I hear a lot of talk about tropes, especially in fantasy, but also in the larger body of books in general. Tropes, for any who don’t know, are basically clichéd plot devices, or at least that’s how I interpret it. I think the actual definition is that they are conventions, which is pretty different than a cliché, but 90% of the time when the word is used it is meant negatively.
But here’s the thing. Me? As a reader? I LOVE tropes. Can’t get enough of them. Because many of the tropes that other writers sneer at provide my reading experience with mythic underpinnings.
I have read books that others consider fresh and trope-free, providing a refreshing breath of fresh air into the genre. But you know what? Even though I know intellectually that I should appreciate these books for their ground-breaking ways, I usually find that I don’t connect with them emotionally, nothing about them resonates with me and I end up putting them down.
Which goes to just how many different kinds of readers there are and how many different things we look for in books. Mitali Perkins had a fabulous discussion a while back theorizing that younger readers read to expand their world while YA readers read to reinforce their world. I think there are similar, if more complex, dynamics at work in what we as adults read.
I remember once reading a quote from Ursula La Guin that stated something to the effect that all those writers who set their books in any sort of medieval or Western European setting were just lazy fantasists. And I was hurt by that—not as a writer, but as a reader. Those stories call to me. I couldn’t tell you why. Maybe because I was raised on fairy tales or because that’s where my ancestors came from or because one of my first great fantasy influences was Tolkien. I don’t know, but I also don’t think it’s something we can help, sort of like we can’t really control who we fall in love with. It strikes me as—yes, I’ll say it—elitist to claim that all these conventions are tropes. Maybe, but maybe they are conventions because they resonate with readers in some way they don’t resonate for whomever is doing the trope-calling?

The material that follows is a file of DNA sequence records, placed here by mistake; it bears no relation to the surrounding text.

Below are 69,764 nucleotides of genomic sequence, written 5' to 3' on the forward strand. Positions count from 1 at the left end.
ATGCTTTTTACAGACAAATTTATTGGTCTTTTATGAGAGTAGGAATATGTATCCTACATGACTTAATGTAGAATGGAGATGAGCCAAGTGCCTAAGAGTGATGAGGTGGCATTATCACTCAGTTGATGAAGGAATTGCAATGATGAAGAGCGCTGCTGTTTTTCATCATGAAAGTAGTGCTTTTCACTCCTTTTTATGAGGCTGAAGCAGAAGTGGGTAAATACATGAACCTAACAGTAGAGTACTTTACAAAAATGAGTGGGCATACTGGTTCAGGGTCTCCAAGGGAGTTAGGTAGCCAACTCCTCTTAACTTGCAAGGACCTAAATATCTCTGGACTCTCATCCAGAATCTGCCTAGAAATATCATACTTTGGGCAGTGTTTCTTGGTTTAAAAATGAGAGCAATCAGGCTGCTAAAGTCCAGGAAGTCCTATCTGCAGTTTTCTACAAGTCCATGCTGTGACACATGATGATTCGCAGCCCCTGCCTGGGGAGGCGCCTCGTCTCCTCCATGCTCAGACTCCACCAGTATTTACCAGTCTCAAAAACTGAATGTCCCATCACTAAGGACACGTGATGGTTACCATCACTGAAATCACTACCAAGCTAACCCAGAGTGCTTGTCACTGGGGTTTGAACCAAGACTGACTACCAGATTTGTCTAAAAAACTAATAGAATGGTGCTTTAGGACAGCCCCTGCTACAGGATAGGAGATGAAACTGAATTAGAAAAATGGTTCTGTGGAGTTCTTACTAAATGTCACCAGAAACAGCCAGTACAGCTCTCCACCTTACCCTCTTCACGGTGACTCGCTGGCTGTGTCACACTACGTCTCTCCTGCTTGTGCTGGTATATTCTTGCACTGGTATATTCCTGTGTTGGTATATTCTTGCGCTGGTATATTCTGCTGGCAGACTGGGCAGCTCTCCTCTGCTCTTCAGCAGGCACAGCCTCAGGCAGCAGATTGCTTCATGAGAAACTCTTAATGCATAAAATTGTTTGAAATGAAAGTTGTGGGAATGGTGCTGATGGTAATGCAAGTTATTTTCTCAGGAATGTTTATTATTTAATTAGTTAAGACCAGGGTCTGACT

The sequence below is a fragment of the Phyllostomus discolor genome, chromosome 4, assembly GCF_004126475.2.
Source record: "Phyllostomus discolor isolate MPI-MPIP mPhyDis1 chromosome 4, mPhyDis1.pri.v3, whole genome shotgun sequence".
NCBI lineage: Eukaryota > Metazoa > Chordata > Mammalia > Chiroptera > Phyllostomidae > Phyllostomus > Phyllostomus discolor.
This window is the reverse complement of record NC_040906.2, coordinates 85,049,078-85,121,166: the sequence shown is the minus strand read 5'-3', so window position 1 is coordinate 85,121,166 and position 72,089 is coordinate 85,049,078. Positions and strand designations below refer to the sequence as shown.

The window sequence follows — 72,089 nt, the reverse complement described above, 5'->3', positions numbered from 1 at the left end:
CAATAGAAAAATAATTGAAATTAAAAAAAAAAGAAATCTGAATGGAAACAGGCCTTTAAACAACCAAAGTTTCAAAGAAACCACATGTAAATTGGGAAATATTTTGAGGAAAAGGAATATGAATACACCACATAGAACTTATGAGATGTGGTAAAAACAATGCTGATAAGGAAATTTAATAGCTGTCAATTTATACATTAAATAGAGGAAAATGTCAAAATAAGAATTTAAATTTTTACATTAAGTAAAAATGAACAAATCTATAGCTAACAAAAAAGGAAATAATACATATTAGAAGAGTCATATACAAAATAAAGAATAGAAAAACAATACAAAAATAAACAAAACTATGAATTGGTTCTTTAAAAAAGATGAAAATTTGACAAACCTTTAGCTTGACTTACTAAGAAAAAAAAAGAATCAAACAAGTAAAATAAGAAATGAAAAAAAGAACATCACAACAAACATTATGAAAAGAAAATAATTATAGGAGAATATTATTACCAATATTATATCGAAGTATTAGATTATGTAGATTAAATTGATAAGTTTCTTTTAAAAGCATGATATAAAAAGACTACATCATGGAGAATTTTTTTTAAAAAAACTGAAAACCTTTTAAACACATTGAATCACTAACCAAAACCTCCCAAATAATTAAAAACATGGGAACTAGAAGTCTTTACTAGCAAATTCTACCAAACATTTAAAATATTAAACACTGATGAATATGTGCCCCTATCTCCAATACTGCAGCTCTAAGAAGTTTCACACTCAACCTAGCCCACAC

The things some people call tropes, the MC being the chosen one for example, I see as being as much a part of story as the words once upon a time. They mirror important steps on every person’s journey to maturity and understanding. We all start off believing we are the chosen one, why else would our parents’ worlds revolve around us? It is a critical step in human development to recognize that either we are not “chosen” or, to come to terms with the massive amount of responsibility that comes with being chosen.
The old wise one as mentor is another trope that takes a beating but again, this totally works for me. Some of my closest, most treasured relationships when I was a kid were with my grandmothers. I loved them, and now, seeing that reflected in a book. I also think that fantasy is akin to fairy tales, which codify the behaviors we want to pass down to our young. Reinforcing for them that older people have something to offer too—wisdom—is not a bad thing.
Some people sneer at the HEA found in romance books, but there are certain dark places I simply will not go in fiction, not unless I know I’m in the hands of a writer who can bring me out again and help me land in an even better place than when I went in.
So how do we tell the difference between a tired convention (trope) or time-revered resonance? Is it a matter of execution? Does good writing elevate a trope to something resonant and mediocre writing condemn it to hackneyed cliché?